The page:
They come with instance store mechanisms, delivered via plugins. Current plugins are based on OWL DL, RDF + SPARQL and the XML database BaseX. They also come with a Model Explorer GUI to allow the model developer to browse, explore dynamic behaviour of specific instantiations, and exercise the instance store (store instances and execute queries).

MEKON and HOBO provide layered architecture (structured means of combining generic knowledge sources and reasoners, and domain specific processing), handle much of the dirty work, and provide client access via appropriate APIs (generic frames model, domain-specific object models).

MEKON enables the creation of a skeleton application without having to write a single line of code.

The Synthetic Biology Open Language
Goksel Misrili, James Alastair McLaughlin, Matthew Pocock, Anil Wipat

Synthetic biology aims to engineer novel and predictable biological systems through existing engineering paradigms. Lots of information is required, including DNA sequence info, regulatory elements, molecular interactions and more. They are currently using SBOL 2.0. Modules allow hierarchical representation of computational and biological systems. A biological example would be a subtilin sensor.

SBOL utilises existing SW resources, e.g. BioPAX, SO, SBO, EDAM, Dublin Core, Provenance Ontology. SBOL is serialized as XML. SBOL allows the unambiguous exchange of synthetic biology designs, and is developed by a large consortium.

ConSBOL: A terminology for biopolymer design
Matthew Pocock, Chris Taylor, James Alastair McLaughlin, Anil Wipat

The presenter was unable to make the workshop today.

Please note that this post is merely my notes on the presentation. I may have made mistakes: these notes are not guaranteed to be correct. Unless explicitly stated, they represent neither my opinions nor the opinions of my employers. Any errors you can assume to be mine and not the speaker’s. I’m happy to correct any errors you may spot – just let me know!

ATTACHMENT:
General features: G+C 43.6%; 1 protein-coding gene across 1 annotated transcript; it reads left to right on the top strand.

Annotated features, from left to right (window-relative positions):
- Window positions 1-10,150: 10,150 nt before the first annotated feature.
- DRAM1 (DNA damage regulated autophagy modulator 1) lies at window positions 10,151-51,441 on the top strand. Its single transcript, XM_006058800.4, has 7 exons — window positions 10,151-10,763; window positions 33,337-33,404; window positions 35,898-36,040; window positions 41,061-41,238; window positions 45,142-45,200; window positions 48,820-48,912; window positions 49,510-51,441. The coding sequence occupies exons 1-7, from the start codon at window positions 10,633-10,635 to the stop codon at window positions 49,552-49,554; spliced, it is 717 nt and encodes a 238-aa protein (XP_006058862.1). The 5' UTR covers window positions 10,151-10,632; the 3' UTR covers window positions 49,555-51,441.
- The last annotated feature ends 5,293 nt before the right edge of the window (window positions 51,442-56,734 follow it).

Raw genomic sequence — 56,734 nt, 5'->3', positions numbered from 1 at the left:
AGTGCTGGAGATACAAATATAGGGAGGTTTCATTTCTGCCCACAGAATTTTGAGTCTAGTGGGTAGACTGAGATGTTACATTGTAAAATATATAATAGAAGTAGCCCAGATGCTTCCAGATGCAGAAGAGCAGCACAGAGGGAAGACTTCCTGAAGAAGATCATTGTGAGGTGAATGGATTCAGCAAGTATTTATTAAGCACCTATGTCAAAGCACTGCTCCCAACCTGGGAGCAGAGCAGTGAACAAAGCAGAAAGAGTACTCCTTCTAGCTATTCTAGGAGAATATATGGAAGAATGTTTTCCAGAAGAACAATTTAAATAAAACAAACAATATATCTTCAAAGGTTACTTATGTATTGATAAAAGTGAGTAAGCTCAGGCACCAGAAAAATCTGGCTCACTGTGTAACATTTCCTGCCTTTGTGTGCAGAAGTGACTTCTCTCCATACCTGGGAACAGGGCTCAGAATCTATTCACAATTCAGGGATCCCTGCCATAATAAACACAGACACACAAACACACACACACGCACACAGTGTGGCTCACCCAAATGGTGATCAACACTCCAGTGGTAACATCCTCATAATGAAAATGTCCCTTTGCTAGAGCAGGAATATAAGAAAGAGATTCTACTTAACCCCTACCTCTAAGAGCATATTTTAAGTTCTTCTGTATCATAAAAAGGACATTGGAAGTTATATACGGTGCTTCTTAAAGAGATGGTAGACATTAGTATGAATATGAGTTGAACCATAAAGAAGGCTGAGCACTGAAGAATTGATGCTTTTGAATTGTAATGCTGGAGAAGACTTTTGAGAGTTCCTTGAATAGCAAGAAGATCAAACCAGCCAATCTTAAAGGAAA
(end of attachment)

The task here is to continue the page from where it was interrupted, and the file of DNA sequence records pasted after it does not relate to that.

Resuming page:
Categories
Meetings & Conferences Semantics and Ontologies

UKON 2016: Modelling Dispositions

These are my notes for Alexander Carruth’s talk at the UK Ontology Network Meeting on 14 April, 2016.

Some ULOs, such as BFO, do try to model dispositions. What is a disposition? Fragility, solubility are canonical examples. Dispositions are capacities, tendencies, or causal powers (for example). They are the features in virtue of which things engage in particular causal interactions. Other examples are mass and charge.

Traditionally, the dominant account of dispositions is called the Conditional Analysis (CA). This basically says if S occurs, then O will M. S = stimulus, M = some manifestation. Example: if the vase is struck, it will break. This relationally captures a disposition’s nature as D(s,m). There have been some challenges to the CA method in recent years.

Source http://www.danielborup.com/wp-content/uploads/2013/01/Cracks1.jpg 14 April 2016

There are two ongoing debates about the nature of dispositions. The first is the Tracking Debate (single trackers versus multi trackers). This debate concerns the number and variety of manifestations that can be associated with a single disposition. Within multi tracking, there is quantitative and qualitative multi tracking. Multi trackers: Being ball-shaped has a variety of manifestations (e.g. rolling, making a dent in some clay). Therefore dispositions have multiple manifestations produced by multiple stimuli.

The second debate concerns how dispositions operate: CA assumes a stimulus-based account of how dispositions operate. The Mutual Manifestation view states that dispositions ‘work together’, with no distinction possible between the active disposition and the mere stimulus.

Therefore there are four accounts of disposition:

  • single-track stimulus manifestation (CA) D(s,m)
  • Multi-track stimulus manifestation
  • single-track, mutual manifestation D1(D2, m1)
  • Multi-track, mutual manifestation

How should we react? Monism (choose which of the four accounts to go with); pluralism (greater complexity but could pick and choose); or pragmatism (different responses for different purposes)?